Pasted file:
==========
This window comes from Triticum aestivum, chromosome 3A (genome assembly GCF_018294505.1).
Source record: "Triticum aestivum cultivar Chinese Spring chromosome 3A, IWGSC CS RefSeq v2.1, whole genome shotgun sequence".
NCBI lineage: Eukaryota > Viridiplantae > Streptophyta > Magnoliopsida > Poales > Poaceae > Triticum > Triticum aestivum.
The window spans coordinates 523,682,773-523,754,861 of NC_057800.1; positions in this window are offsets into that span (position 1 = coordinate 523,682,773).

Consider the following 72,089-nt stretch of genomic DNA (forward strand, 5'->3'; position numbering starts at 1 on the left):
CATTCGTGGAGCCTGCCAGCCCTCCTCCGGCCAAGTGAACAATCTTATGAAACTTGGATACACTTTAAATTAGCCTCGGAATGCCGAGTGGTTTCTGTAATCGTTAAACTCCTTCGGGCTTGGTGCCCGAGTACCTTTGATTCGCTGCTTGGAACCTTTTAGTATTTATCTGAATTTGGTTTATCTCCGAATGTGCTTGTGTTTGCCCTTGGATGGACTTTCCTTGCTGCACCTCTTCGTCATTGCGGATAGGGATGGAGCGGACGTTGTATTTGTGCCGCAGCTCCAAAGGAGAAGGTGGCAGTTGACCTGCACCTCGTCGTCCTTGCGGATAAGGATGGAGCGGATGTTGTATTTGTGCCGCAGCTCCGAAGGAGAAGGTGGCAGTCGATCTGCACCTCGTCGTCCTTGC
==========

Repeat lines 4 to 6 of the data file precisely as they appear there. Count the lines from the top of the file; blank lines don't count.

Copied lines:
The window spans coordinates 523,682,773-523,754,861 of NC_057800.1; positions in this window are offsets into that span (position 1 = coordinate 523,682,773).

Consider the following 72,089-nt stretch of genomic DNA (forward strand, 5'->3'; position numbering starts at 1 on the left):
CATTCGTGGAGCCTGCCAGCCCTCCTCCGGCCAAGTGAACAATCTTATGAAACTTGGATACACTTTAAATTAGCCTCGGAATGCCGAGTGGTTTCTGTAATCGTTAAACTCCTTCGGGCTTGGTGCCCGAGTACCTTTGATTCGCTGCTTGGAACCTTTTAGTATTTATCTGAATTTGGTTTATCTCCGAATGTGCTTGTGTTTGCCCTTGGATGGACTTTCCTTGCTGCACCTCTTCGTCATTGCGGATAGGGATGGAGCGGACGTTGTATTTGTGCCGCAGCTCCAAAGGAGAAGGTGGCAGTTGACCTGCACCTCGTCGTCCTTGCGGATAAGGATGGAGCGGATGTTGTATTTGTGCCGCAGCTCCGAAGGAGAAGGTGGCAGTCGATCTGCACCTCGTCGTCCTTGC